According to a recent government survey, Japan’s older workers are still quite motivated to keep working and are far more willing than their counterparts in three other countries.

Japanese aged 60 and above are more motivated to work, with 40.2% stating that they wanted to work or continue in their jobs, according to the government’s annual report on the ageing society. This compares to the United States (29.9%), Germany (28.1%), and Sweden (26.6%).

However, the report also noted that businesses will need to adopt a more flexible work style, which includes telework and remote working, in order for these older workers to remain in the workforce. This is especially true for workers above the retirement age, who do not have as much energy to contribute as they used to.

The survey was conducted from December 2020 to January 2021 on 1,367, 1,006, 1,043 and 1,528 seniors aged 60 and older in Japan, the US, Germany and Sweden, respectively.

The employment of older workers has been increasing in the past decade. In 2020, the employment rate for people aged 65 or older registered a record high of 25.1%, according to The Japan Times.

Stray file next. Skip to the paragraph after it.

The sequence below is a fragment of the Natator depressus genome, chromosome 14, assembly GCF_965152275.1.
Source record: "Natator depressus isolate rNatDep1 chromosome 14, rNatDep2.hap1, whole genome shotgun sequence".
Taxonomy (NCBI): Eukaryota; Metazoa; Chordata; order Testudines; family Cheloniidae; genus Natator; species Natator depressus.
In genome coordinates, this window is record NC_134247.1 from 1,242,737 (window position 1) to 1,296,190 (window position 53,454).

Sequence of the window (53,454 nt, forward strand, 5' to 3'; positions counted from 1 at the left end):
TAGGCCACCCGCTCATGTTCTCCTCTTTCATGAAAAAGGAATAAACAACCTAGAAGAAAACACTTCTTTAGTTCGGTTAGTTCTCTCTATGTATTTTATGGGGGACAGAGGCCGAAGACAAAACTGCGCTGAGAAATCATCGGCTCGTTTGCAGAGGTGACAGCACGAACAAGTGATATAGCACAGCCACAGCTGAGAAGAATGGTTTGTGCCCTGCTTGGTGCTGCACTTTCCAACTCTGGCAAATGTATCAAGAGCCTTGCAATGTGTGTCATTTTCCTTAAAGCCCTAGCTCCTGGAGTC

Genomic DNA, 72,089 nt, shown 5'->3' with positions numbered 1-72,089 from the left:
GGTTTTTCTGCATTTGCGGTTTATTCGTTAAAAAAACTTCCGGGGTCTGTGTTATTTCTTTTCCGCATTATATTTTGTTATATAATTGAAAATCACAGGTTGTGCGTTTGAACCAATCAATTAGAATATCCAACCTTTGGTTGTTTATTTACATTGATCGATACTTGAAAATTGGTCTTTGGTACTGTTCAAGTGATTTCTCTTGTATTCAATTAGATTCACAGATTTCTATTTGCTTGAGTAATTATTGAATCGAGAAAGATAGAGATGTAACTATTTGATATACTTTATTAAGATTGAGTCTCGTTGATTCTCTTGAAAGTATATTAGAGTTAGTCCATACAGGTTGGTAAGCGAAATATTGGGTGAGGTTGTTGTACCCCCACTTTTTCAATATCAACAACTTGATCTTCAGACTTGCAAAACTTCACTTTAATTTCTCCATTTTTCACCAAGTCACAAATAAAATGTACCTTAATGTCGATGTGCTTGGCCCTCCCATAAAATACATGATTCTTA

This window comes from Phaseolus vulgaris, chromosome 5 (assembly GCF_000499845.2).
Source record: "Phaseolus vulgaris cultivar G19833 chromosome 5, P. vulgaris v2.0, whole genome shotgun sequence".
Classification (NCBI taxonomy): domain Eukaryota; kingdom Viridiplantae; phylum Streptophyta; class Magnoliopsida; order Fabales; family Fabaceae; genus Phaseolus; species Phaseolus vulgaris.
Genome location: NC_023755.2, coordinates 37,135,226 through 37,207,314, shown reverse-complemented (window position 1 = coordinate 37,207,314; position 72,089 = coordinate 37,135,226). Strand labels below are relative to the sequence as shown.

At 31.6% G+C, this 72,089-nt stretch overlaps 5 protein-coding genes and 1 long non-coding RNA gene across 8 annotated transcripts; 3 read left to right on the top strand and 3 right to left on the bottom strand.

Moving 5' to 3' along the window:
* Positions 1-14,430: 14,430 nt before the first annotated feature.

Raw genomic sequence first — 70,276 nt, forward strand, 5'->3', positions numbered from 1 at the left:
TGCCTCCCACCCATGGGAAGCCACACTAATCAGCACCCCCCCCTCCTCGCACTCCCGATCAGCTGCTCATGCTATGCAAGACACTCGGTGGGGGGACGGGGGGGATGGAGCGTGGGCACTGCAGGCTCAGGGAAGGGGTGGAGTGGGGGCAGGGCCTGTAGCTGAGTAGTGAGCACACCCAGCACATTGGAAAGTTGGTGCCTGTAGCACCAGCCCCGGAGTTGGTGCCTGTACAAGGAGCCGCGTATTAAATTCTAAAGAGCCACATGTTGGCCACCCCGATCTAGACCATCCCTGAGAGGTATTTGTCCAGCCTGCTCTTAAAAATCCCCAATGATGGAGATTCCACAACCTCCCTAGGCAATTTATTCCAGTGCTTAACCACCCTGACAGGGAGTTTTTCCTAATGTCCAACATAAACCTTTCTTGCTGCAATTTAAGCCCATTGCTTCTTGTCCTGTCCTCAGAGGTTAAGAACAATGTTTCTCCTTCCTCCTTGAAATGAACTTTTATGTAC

This trend of employing older workers and increasing the retirement age is due to a growing shortage of manpower in the global workforce. Notably, many developed nations are facing a population crisis, resulting in declining birth rates. this in turn has led to a lower number of new talent entering the workforce over the years.

Japan’s population as of October 1 last year registered 125.71 million people, which includes 36.19 million people aged 65 or older, representing 28.8% of the country.


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